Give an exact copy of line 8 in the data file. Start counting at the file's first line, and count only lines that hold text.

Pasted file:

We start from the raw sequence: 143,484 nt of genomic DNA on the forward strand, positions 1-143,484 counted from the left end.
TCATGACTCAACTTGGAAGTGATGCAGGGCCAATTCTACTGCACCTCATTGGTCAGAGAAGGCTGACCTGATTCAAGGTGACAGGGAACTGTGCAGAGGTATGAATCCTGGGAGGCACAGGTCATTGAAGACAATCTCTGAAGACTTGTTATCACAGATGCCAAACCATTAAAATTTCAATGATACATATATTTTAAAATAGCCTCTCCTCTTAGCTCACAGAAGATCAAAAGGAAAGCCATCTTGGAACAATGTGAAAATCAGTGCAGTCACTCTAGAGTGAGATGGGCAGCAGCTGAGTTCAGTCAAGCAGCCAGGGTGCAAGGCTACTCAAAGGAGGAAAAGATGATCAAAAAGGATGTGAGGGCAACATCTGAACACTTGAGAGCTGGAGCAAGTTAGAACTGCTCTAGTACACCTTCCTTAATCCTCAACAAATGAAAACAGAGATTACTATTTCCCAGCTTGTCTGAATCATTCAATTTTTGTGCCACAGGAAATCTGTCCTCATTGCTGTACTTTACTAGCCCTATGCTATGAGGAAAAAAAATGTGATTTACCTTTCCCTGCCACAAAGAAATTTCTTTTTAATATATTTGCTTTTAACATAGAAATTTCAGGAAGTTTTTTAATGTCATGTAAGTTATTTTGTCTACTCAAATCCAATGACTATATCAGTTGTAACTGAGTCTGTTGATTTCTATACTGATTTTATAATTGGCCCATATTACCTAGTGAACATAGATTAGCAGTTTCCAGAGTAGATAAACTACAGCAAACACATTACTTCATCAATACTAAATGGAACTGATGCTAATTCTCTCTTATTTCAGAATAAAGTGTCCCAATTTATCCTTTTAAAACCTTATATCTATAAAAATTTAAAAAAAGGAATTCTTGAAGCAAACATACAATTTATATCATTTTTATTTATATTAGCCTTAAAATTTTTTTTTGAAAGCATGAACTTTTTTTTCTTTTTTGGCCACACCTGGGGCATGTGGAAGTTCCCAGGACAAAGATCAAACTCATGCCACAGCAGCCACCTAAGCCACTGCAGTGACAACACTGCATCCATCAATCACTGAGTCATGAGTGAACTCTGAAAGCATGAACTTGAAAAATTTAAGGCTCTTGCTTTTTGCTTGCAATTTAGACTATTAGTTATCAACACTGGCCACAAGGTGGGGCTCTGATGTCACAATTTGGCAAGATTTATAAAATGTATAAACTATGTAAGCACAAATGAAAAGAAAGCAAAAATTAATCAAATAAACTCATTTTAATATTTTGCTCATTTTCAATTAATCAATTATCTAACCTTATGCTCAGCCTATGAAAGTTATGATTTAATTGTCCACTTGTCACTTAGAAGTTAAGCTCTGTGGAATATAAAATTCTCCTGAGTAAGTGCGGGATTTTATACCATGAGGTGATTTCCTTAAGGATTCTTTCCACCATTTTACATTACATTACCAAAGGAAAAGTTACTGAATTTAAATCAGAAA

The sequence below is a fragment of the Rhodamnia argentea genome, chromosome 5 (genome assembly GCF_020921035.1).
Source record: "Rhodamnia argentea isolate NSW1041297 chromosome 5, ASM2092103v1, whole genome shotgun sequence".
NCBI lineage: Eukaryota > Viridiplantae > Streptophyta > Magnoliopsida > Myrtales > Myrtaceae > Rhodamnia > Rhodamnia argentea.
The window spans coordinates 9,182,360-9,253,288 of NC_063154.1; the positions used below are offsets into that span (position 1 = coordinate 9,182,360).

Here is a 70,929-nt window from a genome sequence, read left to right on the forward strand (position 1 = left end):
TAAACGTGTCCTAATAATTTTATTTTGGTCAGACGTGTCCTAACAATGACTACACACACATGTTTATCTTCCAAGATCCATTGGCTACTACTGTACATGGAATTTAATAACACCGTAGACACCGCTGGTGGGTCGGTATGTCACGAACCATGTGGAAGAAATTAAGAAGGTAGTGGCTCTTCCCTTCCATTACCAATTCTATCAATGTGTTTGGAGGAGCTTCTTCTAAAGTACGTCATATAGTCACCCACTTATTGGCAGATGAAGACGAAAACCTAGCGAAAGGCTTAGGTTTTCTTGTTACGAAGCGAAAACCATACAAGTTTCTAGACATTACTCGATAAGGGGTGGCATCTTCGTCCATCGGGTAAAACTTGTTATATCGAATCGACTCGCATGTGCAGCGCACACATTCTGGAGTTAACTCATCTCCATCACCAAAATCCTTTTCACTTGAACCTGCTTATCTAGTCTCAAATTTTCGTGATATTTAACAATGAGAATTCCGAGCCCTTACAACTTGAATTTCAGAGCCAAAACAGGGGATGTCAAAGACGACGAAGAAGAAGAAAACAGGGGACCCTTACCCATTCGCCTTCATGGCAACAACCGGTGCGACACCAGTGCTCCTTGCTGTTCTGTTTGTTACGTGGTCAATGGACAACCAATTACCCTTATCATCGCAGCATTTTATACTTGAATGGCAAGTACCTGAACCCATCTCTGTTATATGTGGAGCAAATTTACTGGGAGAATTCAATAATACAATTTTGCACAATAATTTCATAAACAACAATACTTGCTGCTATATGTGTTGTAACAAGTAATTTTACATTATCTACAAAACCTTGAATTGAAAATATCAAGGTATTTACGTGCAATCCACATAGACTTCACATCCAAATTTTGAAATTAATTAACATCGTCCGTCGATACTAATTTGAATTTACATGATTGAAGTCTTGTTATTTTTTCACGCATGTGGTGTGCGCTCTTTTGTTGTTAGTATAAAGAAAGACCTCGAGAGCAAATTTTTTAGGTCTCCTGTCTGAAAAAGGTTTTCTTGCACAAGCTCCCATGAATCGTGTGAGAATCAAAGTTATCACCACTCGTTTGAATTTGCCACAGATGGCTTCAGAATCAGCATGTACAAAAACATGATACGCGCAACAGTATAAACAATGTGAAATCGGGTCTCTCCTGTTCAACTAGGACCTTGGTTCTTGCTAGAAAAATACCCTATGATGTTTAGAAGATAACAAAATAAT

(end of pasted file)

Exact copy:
TAAACGTGTCCTAATAATTTTATTTTGGTCAGACGTGTCCTAACAATGACTACACACACATGTTTATCTTCCAAGATCCATTGGCTACTACTGTACATGGAATTTAATAACACCGTAGACACCGCTGGTGGGTCGGTATGTCACGAACCATGTGGAAGAAATTAAGAAGGTAGTGGCTCTTCCCTTCCATTACCAATTCTATCAATGTGTTTGGAGGAGCTTCTTCTAAAGTACGTCATATAGTCACCCACTTATTGGCAGATGAAGACGAAAACCTAGCGAAAGGCTTAGGTTTTCTTGTTACGAAGCGAAAACCATACAAGTTTCTAGACATTACTCGATAAGGGGTGGCATCTTCGTCCATCGGGTAAAACTTGTTATATCGAATCGACTCGCATGTGCAGCGCACACATTCTGGAGTTAACTCATCTCCATCACCAAAATCCTTTTCACTTGAACCTGCTTATCTAGTCTCAAATTTTCGTGATATTTAACAATGAGAATTCCGAGCCCTTACAACTTGAATTTCAGAGCCAAAACAGGGGATGTCAAAGACGACGAAGAAGAAGAAAACAGGGGACCCTTACCCATTCGCCTTCATGGCAACAACCGGTGCGACACCAGTGCTCCTTGCTGTTCTGTTTGTTACGTGGTCAATGGACAACCAATTACCCTTATCATCGCAGCATTTTATACTTGAATGGCAAGTACCTGAACCCATCTCTGTTATATGTGGAGCAAATTTACTGGGAGAATTCAATAATACAATTTTGCACAATAATTTCATAAACAACAATACTTGCTGCTATATGTGTTGTAACAAGTAATTTTACATTATCTACAAAACCTTGAATTGAAAATATCAAGGTATTTACGTGCAATCCACATAGACTTCACATCCAAATTTTGAAATTAATTAACATCGTCCGTCGATACTAATTTGAATTTACATGATTGAAGTCTTGTTATTTTTTCACGCATGTGGTGTGCGCTCTTTTGTTGTTAGTATAAAGAAAGACCTCGAGAGCAAATTTTTTAGGTCTCCTGTCTGAAAAAGGTTTTCTTGCACAAGCTCCCATGAATCGTGTGAGAATCAAAGTTATCACCACTCGTTTGAATTTGCCACAGATGGCTTCAGAATCAGCATGTACAAAAACATGATACGCGCAACAGTATAAACAATGTGAAATCGGGTCTCTCCTGTTCAACTAGGACCTTGGTTCTTGCTAGAAAAATACCCTATGATGTTTAGAAGATAACAAAATAAT